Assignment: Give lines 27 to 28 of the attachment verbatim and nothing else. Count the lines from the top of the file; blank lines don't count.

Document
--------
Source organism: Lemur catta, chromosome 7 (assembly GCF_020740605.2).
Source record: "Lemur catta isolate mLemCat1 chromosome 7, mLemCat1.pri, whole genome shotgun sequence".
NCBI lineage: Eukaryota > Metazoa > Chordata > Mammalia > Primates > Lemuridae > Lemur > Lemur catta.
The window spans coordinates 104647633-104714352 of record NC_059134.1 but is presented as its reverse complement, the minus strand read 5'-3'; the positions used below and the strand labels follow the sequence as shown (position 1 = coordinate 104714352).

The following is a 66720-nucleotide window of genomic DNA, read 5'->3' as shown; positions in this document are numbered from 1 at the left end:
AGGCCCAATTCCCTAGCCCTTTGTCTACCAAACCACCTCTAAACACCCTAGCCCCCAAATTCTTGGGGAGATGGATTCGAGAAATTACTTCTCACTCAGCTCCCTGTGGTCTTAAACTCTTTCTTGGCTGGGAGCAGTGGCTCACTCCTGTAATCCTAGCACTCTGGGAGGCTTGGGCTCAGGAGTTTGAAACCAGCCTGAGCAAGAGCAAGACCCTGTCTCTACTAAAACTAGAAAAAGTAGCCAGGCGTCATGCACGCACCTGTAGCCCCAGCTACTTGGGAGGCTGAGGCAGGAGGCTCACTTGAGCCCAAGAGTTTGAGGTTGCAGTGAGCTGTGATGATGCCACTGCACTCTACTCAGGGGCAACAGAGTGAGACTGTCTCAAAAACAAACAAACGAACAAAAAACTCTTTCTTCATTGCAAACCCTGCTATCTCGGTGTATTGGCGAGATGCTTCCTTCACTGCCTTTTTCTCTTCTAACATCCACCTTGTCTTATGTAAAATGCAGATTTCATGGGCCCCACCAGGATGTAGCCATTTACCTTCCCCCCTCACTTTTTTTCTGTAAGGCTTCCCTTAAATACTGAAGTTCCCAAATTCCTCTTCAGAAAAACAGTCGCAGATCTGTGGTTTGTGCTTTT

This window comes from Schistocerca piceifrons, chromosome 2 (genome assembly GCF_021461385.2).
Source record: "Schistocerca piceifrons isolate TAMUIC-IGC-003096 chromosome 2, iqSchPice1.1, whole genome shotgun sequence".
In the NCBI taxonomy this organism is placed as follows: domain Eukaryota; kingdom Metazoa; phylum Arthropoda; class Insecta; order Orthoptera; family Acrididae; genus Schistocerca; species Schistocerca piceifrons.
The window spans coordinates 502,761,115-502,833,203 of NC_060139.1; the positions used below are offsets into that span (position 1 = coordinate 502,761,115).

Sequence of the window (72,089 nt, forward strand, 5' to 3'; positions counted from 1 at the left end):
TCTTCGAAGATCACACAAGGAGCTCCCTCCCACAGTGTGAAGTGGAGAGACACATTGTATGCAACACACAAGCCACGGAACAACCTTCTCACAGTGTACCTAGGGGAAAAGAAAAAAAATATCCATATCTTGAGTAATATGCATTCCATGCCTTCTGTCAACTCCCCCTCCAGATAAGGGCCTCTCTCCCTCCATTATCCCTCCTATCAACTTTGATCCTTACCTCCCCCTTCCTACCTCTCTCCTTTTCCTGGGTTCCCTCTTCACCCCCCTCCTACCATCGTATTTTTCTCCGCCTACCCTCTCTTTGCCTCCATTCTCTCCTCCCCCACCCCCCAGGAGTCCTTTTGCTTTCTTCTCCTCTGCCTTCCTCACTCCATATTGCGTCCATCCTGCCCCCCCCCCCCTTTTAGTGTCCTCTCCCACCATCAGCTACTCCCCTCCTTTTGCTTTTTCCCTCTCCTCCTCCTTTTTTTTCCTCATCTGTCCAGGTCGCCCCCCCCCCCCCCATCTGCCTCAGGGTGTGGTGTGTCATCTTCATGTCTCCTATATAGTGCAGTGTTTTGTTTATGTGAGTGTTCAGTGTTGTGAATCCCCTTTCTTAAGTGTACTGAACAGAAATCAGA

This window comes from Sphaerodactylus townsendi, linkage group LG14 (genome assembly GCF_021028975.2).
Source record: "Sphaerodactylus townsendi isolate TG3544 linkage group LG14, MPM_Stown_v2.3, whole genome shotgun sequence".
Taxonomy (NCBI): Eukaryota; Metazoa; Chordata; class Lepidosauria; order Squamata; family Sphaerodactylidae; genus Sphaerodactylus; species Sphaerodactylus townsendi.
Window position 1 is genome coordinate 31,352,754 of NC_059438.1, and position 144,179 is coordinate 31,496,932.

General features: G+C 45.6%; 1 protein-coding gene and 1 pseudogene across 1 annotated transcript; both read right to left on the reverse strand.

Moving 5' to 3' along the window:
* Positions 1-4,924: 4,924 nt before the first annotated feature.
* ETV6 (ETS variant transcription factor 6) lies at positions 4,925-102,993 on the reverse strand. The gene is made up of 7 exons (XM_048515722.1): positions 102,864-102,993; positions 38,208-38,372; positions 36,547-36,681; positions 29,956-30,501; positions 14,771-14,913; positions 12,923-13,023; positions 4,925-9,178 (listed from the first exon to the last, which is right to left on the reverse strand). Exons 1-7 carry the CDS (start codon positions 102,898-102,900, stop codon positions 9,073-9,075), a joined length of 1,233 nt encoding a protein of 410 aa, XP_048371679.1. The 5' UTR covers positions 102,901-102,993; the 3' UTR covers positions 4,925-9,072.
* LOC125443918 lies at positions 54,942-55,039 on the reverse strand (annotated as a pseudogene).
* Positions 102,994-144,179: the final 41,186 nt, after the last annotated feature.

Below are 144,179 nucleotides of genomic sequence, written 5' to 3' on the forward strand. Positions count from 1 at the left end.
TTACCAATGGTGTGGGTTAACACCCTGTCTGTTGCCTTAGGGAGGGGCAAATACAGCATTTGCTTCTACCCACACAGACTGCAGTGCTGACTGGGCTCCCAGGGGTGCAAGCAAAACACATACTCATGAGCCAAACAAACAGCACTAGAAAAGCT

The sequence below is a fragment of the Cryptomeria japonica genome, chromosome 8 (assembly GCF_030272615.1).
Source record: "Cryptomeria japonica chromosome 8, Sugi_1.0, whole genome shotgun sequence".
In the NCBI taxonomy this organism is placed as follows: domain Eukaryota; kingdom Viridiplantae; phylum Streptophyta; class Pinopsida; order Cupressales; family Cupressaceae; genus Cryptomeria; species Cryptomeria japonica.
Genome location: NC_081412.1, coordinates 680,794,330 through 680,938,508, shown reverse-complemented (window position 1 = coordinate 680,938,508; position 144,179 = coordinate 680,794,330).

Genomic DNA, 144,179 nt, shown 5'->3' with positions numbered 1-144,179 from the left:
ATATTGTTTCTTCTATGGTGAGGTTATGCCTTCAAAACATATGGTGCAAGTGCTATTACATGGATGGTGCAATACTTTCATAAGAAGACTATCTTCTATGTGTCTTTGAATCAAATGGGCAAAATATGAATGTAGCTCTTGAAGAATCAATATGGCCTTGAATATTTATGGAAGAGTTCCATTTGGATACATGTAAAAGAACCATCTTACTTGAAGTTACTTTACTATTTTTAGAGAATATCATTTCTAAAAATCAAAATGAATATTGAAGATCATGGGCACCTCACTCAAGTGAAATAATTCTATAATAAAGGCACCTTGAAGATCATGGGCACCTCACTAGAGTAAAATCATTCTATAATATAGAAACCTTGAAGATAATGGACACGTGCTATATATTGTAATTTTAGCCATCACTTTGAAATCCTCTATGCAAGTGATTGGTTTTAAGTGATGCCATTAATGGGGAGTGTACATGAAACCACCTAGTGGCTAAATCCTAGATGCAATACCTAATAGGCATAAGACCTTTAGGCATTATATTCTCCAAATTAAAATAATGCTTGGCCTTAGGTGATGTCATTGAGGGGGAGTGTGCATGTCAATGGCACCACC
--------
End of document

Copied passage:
In the NCBI taxonomy this organism is placed as follows: domain Eukaryota; kingdom Viridiplantae; phylum Streptophyta; class Pinopsida; order Cupressales; family Cupressaceae; genus Cryptomeria; species Cryptomeria japonica.
Genome location: NC_081412.1, coordinates 680,794,330 through 680,938,508, shown reverse-complemented (window position 1 = coordinate 680,938,508; position 144,179 = coordinate 680,794,330).